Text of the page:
PDVSA’s Scraps

At the government’s May Day demonstration in PDVSA, Naky stumbles into a living diorama that encapsulates the pathos of Venezuela today.

Translated by Javier Liendo

May 1st. 10:40 a.m. I stopped by the chavista rally at Avenida Libertador. There was music, food, newly-printed banners and lots of buses, as usual.

For some reason, chavismo never makes garbage bags available to collect the food containers they hand out. I walked several blocks to confirm that their entire crowd fit into just one of them. Some people looked like they’d just gotten out of bed, there were too many children for a political rally (some in their parents’ arms) and even shirts freshly printed with “Maduro” and “1° de Mayo” in red.

El finado’s crooked eyes are no longer an icon even though Hany Kauam’s homage to Chávez is blaring in the background. I retraced my steps and spotted a group of people fighting over garbage in the corner of the Santiago de León clinic. Public employees looked on passively, with a mixture of curiosity and disdain that chilled me. They watched those people as if from the high seat of bureaucracy, shielded by their uniforms and IDs.

I stepped in. I stopped in front of the plastic food containers and checked what each of those people had in their hands. Just scraps of coleslaw, pieces of bread, untouched oranges, a few boiled potatoes and some juice.

The hobos were easily satisfied: they got their portions and left.

A PDVSA employee came over with his plush red jacket. He asked me if I was part of the logistics team. Without waiting for a reply, he told me there were more packages on the opposite corner and that he was going to bring them. I started handing people whatever there was, improvising a line. Trying to describe hunger is a fool’s errand. Despair can’t be measured.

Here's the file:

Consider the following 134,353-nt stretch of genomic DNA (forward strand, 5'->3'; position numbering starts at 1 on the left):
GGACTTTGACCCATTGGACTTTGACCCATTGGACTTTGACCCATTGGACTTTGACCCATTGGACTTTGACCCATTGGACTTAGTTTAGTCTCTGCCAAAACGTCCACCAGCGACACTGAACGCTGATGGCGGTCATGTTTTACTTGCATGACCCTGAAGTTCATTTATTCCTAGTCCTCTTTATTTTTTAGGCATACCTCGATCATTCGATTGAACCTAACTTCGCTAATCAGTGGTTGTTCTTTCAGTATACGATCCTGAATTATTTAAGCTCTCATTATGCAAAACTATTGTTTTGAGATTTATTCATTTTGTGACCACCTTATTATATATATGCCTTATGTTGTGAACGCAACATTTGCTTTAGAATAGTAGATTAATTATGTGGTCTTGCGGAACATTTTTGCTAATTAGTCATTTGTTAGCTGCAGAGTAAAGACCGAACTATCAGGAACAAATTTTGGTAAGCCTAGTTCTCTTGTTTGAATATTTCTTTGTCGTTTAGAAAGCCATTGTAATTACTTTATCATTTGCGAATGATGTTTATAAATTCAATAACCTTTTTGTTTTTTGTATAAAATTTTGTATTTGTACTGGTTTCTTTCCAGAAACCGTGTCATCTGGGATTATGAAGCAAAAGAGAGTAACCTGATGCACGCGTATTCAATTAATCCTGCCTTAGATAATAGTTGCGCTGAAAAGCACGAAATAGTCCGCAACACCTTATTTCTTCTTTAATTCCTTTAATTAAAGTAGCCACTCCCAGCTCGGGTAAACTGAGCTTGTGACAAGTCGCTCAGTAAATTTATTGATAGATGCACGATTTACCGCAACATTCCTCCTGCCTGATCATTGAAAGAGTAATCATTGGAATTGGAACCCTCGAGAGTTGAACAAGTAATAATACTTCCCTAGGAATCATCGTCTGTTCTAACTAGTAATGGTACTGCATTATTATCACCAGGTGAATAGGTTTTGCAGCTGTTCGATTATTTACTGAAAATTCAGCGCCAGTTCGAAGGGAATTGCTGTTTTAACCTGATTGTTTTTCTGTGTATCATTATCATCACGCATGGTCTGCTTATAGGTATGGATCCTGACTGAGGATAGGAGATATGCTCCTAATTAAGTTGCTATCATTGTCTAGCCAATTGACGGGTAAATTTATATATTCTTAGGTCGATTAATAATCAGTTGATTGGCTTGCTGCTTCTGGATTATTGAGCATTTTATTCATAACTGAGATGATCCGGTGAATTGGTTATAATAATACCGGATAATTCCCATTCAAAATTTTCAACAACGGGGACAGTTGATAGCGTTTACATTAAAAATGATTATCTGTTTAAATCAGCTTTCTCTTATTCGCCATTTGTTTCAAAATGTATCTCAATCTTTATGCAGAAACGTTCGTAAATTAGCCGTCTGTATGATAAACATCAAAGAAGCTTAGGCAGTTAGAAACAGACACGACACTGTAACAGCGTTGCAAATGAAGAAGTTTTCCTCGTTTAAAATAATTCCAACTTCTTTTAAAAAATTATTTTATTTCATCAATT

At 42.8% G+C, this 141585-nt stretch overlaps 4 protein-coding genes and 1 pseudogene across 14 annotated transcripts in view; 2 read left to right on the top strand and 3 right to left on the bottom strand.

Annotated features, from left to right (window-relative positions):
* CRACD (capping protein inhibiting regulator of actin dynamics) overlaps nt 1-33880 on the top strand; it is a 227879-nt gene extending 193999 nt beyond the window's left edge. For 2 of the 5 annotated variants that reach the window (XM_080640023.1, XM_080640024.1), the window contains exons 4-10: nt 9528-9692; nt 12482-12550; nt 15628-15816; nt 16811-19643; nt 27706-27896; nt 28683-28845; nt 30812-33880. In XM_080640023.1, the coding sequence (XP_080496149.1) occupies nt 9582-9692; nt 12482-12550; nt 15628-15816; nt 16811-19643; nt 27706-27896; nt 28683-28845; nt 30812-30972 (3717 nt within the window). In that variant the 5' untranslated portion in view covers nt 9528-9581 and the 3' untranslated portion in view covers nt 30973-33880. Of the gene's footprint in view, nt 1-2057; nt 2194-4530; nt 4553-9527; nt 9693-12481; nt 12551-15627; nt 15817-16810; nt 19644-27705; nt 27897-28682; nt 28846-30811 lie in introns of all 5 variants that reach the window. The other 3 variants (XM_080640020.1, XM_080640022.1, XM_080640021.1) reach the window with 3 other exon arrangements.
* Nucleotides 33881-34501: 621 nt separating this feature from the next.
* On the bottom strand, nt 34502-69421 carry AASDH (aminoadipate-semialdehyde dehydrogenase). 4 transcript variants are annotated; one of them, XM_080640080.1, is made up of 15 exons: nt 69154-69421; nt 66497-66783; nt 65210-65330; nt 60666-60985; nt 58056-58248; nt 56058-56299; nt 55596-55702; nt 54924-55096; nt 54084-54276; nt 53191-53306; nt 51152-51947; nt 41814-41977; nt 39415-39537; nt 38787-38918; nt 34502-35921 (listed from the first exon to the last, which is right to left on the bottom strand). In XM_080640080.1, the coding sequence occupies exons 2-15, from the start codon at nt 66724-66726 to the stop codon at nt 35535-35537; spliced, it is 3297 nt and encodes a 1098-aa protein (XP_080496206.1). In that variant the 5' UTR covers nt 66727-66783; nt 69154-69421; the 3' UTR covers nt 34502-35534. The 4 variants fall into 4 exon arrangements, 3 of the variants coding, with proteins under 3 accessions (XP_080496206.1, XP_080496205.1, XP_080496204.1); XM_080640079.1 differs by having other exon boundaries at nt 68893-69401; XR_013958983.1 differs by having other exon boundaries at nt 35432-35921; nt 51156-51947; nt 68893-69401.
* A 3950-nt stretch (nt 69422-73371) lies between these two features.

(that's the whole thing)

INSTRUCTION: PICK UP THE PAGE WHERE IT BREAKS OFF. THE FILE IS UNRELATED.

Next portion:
The hobos were easily satisfied: they got their portions and left. The rest weren’t. Almost all were men and none of them looked dirty. They weren’t homeless, just people searching for food on the street, with clean clothes and trimmed nails.

The PDVSA guy came back and the bag he was carrying has mixed juice in the bottom with floating pieces of bread. “They’re softer this way,” said a man as he pulled his first piece. The humiliation that so many Venezuelans have had to endure is an abomination. While so many people are desperate for food, these bastards spend public funds on shirts and banners.

Once I was done, I went home. I didn’t think of taking a picture with my phone at that moment, but I did it once I was a bit farther to document the fact that they couldn’t even fill a city block, not even with all those buses. They can’t fill anything. Not even a poor man’s belly.

This is a day for demanding workers’ rights and chavismo’s turned it into another event to worship Nicolás, as if he’d done anything for us to be grateful. Despite the rain, threatening to fire employees who fail to attend rallies is still the order of the day, so team coordinators were saying that those who weren’t at the event’s closure “will get what’s coming to them.”

A country can’t thrive on threats, on lies or scraps. The sky is overcast, in solidarity.

Naky Soto

Naky gets called Naibet at home and at the bank. She coordinates training programs for an NGO. She collects moments and turns them into words. She has more stories than freckles.